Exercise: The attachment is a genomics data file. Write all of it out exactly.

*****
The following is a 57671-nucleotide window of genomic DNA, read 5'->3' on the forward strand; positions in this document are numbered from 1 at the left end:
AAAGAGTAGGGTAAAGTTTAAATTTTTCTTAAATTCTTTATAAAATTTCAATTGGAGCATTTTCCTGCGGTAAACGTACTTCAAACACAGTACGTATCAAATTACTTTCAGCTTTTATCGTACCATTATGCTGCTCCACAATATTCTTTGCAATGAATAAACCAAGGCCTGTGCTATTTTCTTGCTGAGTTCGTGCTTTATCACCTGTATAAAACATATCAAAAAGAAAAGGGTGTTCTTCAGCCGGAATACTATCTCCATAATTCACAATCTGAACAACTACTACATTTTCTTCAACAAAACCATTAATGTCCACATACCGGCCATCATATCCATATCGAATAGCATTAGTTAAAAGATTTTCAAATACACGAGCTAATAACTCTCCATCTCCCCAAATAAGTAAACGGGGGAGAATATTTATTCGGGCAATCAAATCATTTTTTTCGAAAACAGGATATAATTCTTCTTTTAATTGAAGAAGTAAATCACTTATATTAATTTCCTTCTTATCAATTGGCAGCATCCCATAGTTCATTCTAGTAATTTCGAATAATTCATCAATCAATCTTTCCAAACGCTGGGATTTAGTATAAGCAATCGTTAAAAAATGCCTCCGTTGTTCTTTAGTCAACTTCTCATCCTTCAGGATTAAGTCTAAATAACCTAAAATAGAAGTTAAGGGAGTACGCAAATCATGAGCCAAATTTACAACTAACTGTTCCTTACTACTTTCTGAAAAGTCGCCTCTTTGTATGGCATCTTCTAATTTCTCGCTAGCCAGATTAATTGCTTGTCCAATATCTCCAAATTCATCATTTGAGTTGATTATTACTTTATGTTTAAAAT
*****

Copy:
The following is a 57671-nucleotide window of genomic DNA, read 5'->3' on the forward strand; positions in this document are numbered from 1 at the left end:
AAAGAGTAGGGTAAAGTTTAAATTTTTCTTAAATTCTTTATAAAATTTCAATTGGAGCATTTTCCTGCGGTAAACGTACTTCAAACACAGTACGTATCAAATTACTTTCAGCTTTTATCGTACCATTATGCTGCTCCACAATATTCTTTGCAATGAATAAACCAAGGCCTGTGCTATTTTCTTGCTGAGTTCGTGCTTTATCACCTGTATAAAACATATCAAAAAGAAAAGGGTGTTCTTCAGCCGGAATACTATCTCCATAATTCACAATCTGAACAACTACTACATTTTCTTCAACAAAACCATTAATGTCCACATACCGGCCATCATATCCATATCGAATAGCATTAGTTAAAAGATTTTCAAATACACGAGCTAATAACTCTCCATCTCCCCAAATAAGTAAACGGGGGAGAATATTTATTCGGGCAATCAAATCATTTTTTTCGAAAACAGGATATAATTCTTCTTTTAATTGAAGAAGTAAATCACTTATATTAATTTCCTTCTTATCAATTGGCAGCATCCCATAGTTCATTCTAGTAATTTCGAATAATTCATCAATCAATCTTTCCAAACGCTGGGATTTAGTATAAGCAATCGTTAAAAAATGCCTCCGTTGTTCTTTAGTCAACTTCTCATCCTTCAGGATTAAGTCTAAATAACCTAAAATAGAAGTTAAGGGAGTACGCAAATCATGAGCCAAATTTACAACTAACTGTTCCTTACTACTTTCTGAAAAGTCGCCTCTTTGTATGGCATCTTCTAATTTCTCGCTAGCCAGATTAATTGCTTGTCCAATATCTCCAAATTCATCATTTGAGTTGATTATTACTTTATGTTTAAAAT